Weed Legalization: The Emerging Auto Insurance Risks
The legalization of recreational marijuana is raising new questions for insurers and public safety officials, both of whom share a common interest in keeping intoxicated drivers off the road. Particularly for insurers, big changes in the risk landscape are in the making. Let’s take a look.
More cannabis usage = more DUI
Legal substances are used more widely than illegal ones, for obvious reasons. And we know that when usage rises, so does DUI – a point that bears out in the case of recreational marijuana.
“The Insurance Institute for Highway Safety found that traffic accidents are rising in states that have legalized recreational marijuana,” reported BloombergQuint. For example, when recreational cannabis became legal in western states (including Colorado, Nevada, Oregon and Washington), collision claims frequency jumped about six percent above neighboring states where cannabis is still illegal.
More DUI = more collisions
Of course, more collisions mean more claims: a concerning trajectory for insurers. It also means more injuries and fatalities, a fact that has public safety officials sweating.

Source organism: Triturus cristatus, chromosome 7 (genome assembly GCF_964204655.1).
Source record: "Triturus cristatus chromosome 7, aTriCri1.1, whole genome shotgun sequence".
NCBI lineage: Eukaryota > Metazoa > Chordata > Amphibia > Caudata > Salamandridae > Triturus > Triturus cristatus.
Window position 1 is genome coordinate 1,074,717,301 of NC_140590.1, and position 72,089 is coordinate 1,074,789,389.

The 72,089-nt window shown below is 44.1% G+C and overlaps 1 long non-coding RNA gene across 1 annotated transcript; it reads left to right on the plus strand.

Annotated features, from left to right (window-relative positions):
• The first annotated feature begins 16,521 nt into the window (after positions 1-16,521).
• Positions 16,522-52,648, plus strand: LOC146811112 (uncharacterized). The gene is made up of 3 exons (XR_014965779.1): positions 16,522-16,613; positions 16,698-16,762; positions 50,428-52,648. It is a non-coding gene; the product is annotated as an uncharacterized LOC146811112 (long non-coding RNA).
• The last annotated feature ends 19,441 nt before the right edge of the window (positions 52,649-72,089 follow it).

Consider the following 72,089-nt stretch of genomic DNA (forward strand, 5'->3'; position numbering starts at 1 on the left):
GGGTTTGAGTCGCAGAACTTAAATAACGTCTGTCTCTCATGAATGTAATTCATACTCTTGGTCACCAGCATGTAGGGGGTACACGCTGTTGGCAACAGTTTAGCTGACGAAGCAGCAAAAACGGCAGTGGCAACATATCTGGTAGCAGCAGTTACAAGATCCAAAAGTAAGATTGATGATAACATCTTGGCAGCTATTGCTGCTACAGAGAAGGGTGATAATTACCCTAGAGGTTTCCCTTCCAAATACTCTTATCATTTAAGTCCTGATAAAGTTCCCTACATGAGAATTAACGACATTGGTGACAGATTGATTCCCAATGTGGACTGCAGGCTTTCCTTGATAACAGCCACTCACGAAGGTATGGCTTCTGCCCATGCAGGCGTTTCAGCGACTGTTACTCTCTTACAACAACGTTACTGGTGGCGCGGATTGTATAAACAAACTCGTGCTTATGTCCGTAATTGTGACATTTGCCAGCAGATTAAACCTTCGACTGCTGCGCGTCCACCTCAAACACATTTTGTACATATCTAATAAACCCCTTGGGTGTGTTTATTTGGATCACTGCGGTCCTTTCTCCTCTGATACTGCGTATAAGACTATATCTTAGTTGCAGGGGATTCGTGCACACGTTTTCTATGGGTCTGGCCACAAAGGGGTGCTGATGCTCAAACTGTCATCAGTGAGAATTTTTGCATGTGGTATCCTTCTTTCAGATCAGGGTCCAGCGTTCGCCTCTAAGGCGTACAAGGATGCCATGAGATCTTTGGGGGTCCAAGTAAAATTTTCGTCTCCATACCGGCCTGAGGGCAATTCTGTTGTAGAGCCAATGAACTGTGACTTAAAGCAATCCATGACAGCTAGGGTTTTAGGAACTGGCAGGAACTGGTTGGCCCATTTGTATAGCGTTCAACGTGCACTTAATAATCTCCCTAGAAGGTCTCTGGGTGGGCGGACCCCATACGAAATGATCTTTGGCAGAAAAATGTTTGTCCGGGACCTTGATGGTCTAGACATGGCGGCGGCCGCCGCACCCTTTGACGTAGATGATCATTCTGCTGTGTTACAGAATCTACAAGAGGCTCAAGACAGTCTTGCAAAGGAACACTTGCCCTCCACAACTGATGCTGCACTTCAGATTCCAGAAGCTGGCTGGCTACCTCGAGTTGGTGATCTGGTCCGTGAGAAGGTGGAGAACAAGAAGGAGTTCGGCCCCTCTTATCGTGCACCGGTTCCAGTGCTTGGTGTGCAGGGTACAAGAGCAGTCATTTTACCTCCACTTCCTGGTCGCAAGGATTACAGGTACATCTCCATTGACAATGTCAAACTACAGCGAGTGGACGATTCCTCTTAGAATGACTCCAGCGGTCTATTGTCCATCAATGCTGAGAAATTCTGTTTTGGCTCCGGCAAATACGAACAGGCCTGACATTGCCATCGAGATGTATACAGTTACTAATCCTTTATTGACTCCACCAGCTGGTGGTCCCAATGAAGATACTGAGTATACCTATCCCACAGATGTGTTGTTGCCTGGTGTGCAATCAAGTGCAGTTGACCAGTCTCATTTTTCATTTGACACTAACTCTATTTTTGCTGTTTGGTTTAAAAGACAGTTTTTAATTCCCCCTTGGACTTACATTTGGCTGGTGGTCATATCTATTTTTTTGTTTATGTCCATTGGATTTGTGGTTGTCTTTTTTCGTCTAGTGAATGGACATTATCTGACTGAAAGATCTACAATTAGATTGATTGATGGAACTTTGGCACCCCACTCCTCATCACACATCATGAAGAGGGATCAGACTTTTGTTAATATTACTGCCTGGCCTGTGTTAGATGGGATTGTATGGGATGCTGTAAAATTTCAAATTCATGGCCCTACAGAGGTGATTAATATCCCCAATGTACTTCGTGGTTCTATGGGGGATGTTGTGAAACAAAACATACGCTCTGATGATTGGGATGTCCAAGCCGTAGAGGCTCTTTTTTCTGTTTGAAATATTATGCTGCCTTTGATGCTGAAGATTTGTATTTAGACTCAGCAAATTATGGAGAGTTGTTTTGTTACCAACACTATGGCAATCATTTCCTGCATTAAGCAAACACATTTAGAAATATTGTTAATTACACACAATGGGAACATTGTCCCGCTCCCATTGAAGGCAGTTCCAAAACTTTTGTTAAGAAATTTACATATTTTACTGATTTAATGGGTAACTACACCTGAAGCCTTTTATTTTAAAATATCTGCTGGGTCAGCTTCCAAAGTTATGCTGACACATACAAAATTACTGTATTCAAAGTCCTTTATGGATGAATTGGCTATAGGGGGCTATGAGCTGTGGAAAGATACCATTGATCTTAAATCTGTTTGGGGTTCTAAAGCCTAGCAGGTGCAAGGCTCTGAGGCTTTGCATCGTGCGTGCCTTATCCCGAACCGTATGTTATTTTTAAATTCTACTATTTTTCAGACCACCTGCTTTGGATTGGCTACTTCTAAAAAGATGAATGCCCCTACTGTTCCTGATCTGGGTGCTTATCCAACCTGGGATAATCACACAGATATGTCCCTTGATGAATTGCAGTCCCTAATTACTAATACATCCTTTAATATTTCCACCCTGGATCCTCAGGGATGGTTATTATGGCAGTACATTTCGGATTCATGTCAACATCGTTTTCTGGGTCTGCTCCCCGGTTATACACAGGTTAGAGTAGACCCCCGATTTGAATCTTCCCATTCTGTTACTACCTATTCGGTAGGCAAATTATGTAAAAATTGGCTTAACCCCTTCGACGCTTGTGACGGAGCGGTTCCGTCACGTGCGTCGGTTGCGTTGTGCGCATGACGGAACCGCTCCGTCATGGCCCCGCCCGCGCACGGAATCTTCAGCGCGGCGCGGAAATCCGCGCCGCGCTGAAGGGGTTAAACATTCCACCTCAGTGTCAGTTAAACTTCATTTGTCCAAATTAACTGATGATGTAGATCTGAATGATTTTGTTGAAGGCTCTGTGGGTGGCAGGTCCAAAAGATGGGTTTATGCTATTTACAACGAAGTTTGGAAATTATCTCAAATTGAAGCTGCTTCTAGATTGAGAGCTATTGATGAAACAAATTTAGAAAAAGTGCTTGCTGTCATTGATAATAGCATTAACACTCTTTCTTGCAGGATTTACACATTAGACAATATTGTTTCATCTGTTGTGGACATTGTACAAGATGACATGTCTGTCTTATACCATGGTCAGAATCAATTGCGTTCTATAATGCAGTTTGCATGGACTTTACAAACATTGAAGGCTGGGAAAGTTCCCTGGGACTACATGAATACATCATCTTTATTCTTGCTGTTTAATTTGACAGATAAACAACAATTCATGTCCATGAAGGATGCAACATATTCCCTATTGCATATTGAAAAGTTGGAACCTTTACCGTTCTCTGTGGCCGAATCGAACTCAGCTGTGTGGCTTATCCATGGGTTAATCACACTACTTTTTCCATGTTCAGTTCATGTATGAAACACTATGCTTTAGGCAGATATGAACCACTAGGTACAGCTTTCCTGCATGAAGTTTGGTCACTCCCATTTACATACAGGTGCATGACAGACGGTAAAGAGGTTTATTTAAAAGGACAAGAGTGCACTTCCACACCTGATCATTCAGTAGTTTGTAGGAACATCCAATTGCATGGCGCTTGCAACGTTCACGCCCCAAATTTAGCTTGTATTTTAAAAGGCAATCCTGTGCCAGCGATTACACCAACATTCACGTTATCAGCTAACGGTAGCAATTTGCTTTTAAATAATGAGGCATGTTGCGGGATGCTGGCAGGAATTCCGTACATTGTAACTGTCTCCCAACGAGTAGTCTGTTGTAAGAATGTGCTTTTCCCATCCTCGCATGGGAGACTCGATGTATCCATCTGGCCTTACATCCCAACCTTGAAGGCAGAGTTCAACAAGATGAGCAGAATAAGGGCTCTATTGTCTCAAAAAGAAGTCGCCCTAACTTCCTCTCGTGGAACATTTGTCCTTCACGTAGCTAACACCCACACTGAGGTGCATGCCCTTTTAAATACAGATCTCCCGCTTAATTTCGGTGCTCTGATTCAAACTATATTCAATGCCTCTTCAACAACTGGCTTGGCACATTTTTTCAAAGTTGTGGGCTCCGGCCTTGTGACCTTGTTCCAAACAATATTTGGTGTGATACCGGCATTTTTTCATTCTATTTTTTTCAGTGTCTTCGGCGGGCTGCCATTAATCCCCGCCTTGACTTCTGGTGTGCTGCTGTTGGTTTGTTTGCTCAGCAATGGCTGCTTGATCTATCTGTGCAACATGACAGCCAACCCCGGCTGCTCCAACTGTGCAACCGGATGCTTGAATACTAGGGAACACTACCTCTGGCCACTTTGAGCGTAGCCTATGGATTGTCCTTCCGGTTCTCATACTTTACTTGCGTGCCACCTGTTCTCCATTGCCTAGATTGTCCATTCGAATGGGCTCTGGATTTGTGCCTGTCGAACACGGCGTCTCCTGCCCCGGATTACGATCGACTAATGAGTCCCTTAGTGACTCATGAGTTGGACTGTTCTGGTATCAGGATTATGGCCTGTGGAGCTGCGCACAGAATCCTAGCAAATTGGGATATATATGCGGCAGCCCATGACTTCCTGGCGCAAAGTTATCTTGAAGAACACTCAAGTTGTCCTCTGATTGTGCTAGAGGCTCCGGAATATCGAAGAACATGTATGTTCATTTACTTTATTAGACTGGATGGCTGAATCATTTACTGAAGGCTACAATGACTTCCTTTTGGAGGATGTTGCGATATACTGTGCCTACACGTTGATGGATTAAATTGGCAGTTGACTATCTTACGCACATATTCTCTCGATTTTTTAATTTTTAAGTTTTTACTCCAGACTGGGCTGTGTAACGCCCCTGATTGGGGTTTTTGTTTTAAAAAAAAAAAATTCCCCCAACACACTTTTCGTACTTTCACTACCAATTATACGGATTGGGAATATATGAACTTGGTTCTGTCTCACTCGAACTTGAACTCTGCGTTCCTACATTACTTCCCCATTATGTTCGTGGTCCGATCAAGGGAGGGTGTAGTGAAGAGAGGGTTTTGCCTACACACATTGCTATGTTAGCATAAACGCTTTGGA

According to Bloomberg: “U.S. transportation safety officials are sounding the alarm on drug-impaired driving, calling for state and federal regulators to do more to tackle the growing problem as states grapple with prescription drug abuse and adopt a more permissive stance on marijuana.”
Many questions = few answers
The use of weed behind the wheel also poses riddles for law enforcement. By contrast, take alcohol: a substance for which we have a wealth of research, clear scientific consensus about what level of influence results in impairment, and effective tools for detecting intoxication during a traffic stop.
For cannabis? No such toolkit exists yet.
All told, this is an emerging risk, and solutions are in short order. Researchers are still studying how people use marijuana – what their habits are, and what concentrations of weed they’re using; how the substance affects the system; and how those effects play out when pot is mixed with other substances, such as alcohol.
As the legislative director of the Washington Traffic Safety Commission Shelly Baldwin put it, “We need a lot more research. We need it on the types of marijuana that people are actually using, and we needed it 10 years ago, unfortunately.”
What’s clear is that the effects of driving under the influence of cannabis – also known as DUIC – will become more prevalent as the use of recreational marijuana becomes more common. Does this mean that insurance rates will rise in states where marijuana is legal? Only time will tell.
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